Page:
War of the Rebellion: Serial 087 Page 0225 Chapter LIV. THE RICHMOND CAMPAIGN.

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past 4 o'clock I received the following dispatch from the major-general commanding by the hands of Captain Rosecrans:

HEADQUARTERS FIFTH CORPS-2.45 p. m.

Major-General HANCOCK:

In addition to Mott's troops, I have ordered Willcox's division, Ninth Corps, to the plank road, where the Reams' Station rod branches off. Willcox is ordered to report to you. Call him up, if necessary. He will have some artillery with him. I hope you will be able to give the enemy a good thrashing. All I apprehend is his being able to interpose between you and Warren. You must look out for this. I hold some more of Warren's forces ready for contingencies.

GEO. G. MEADE,

Major-General.

To this dispatch the following answer was sent:

HEADQUARTERS SECOND CORPS,

August 25, 1864-4.15 p. m.

General MEADE:

I have just received your dispatch by Captain Rosencrantz. I fear it will be too late to have Willcox get here for any practicable purpose, as he is between four and five miles off now. Still, I shall order up his division. had the division come down the railroad it would have been here in time. I desire to know as soon as possible whether you wish me to retire from this station to-night in case we get through safe.

WINF'D S. HANCOCK,

Major-General.

To this dispatch a postscript (now nearly illegible) was added, stating that skirmishing was going on and an attack probable on the left.

The second dispatch was as follows:

HEADQUARTERS SECOND CORPS,

August 25, 1864-4.30 p. m.

General MEADE:

An examination of the country leads me to believe that the enemy cannot turn my right without making a wide detour of the Vaughan road, and they have not time to do this to-night. The right of my line extends nearly to Jones' Hole Swamp, impassable for troops in line. I am more apprehensive of my left, but it is getting so late the enemy must make vigorous use of the time to gain any advantage. I have ordered up Willcox's division as a precaution. Have heard nothing of cavalry reported to have passed in the direction of the plank road. There is only skirmishing going on now.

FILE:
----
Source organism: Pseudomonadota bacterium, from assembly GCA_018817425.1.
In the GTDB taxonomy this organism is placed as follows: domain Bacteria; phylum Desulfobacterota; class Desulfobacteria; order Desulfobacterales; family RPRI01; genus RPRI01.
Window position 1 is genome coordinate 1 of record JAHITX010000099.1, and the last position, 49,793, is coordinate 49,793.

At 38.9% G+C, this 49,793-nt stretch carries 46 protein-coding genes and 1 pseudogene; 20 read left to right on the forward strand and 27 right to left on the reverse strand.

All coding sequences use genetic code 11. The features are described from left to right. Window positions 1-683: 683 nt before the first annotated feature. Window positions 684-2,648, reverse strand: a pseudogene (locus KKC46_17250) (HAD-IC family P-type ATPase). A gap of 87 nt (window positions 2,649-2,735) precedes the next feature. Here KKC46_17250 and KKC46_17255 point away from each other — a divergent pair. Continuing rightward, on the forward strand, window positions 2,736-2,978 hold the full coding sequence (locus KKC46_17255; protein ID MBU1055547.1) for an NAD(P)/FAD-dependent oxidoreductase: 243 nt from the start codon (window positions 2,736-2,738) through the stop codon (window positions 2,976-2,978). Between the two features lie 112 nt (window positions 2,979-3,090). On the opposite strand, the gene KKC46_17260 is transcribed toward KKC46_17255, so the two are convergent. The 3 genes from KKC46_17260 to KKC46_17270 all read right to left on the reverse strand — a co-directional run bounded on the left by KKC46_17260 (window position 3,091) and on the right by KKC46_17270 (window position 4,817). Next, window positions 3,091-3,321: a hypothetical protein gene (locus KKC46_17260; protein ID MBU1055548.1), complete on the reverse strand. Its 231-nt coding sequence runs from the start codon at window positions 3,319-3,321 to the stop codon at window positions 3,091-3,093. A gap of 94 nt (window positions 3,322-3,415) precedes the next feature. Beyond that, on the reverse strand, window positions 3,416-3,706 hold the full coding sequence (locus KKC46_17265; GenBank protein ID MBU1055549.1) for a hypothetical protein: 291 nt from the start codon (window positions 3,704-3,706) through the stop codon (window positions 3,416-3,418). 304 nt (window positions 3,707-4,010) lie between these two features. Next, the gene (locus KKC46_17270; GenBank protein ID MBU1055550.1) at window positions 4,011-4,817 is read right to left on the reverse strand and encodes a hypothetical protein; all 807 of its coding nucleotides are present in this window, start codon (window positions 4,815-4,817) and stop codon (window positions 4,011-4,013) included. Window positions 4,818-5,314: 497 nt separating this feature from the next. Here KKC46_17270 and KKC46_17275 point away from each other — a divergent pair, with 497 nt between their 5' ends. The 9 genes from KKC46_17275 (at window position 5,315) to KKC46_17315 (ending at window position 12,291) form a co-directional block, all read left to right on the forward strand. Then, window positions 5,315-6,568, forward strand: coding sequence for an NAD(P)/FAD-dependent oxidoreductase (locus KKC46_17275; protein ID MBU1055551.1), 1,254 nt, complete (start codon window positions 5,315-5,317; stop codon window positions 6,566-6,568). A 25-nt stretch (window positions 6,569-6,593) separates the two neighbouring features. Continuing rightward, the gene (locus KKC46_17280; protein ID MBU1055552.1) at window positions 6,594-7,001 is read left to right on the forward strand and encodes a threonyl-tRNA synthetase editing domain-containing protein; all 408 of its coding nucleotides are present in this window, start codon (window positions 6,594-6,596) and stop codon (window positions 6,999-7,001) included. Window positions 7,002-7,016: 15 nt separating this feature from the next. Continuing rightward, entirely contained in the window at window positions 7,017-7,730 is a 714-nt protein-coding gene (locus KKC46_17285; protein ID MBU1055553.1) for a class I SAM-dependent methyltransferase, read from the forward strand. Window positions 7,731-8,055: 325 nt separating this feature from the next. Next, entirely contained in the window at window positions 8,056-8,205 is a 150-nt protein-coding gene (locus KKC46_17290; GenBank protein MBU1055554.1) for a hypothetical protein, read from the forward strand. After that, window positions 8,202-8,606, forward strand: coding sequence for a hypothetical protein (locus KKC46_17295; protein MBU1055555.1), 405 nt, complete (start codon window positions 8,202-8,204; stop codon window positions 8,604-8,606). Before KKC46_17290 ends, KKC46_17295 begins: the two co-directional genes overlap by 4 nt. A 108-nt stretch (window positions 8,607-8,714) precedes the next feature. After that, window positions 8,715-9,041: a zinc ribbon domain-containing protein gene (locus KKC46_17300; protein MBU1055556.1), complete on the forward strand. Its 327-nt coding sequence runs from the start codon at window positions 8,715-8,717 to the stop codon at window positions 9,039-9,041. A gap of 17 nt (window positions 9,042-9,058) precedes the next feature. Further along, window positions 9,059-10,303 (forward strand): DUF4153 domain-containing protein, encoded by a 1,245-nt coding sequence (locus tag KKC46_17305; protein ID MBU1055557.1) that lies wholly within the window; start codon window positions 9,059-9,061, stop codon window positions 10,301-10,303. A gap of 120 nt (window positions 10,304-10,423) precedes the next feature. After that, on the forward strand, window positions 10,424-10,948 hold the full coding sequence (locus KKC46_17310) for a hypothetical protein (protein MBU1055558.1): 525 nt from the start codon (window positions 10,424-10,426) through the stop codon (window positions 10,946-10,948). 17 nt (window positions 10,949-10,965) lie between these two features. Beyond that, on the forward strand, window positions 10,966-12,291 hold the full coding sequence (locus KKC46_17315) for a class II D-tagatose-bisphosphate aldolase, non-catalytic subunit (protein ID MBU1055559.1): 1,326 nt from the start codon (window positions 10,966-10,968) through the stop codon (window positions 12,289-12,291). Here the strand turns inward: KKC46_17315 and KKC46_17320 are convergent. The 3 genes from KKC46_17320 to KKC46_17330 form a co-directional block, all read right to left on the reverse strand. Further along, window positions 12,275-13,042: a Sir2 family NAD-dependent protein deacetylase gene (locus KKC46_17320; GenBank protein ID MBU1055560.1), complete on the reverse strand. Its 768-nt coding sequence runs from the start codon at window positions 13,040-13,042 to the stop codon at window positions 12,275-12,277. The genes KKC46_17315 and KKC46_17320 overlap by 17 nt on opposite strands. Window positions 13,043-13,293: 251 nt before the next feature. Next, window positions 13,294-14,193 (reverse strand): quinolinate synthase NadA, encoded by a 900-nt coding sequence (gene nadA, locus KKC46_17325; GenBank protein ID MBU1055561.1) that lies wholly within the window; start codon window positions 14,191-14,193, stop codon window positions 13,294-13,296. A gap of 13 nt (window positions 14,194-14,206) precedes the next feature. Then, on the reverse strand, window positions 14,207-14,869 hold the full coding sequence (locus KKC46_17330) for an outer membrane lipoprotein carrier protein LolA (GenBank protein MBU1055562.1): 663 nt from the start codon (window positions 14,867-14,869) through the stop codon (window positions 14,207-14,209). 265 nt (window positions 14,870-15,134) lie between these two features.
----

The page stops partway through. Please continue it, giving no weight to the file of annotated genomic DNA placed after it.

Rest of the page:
WINF'D S. HANCOCK.

Captain Rosencrantz was detained for a few minutes until I received word from the telegraph operator that the line was working and the dispatches had been sent. The following additional dispatch was sent by telegraph at 4.45 to General Meade:

The latest indications are that the enemy have drawn a line from my left, covering the railroad and the Dinwiddie and Stony Creek roads. They are heard chopping (I suppose felling abatis), though the pickets report they hear artillery moving when the chopping is going on. I still hold the road between me and Warren. The enemy have made no demonstration on the Vaughan road.

WINF'D S. HANCOCK,

Major-General.

As soon as I knew that Willcox's division had been ordered down the plank road I dispatched a staff officer, Captain McEntee, to conduct it up. Arrangements were made as to its disposition. About 5 o'clock a staff officer from General Mott (Major Willian) reported the arrival of 1,700 men of General Mott's division at the forks of the road where the Reams' Station road leaves the plank road. These troops would have immediately been ordered up, but Major Willian stated that before he could possibly get back with the order Willcox's division

15 R R-VOL XLII, PT I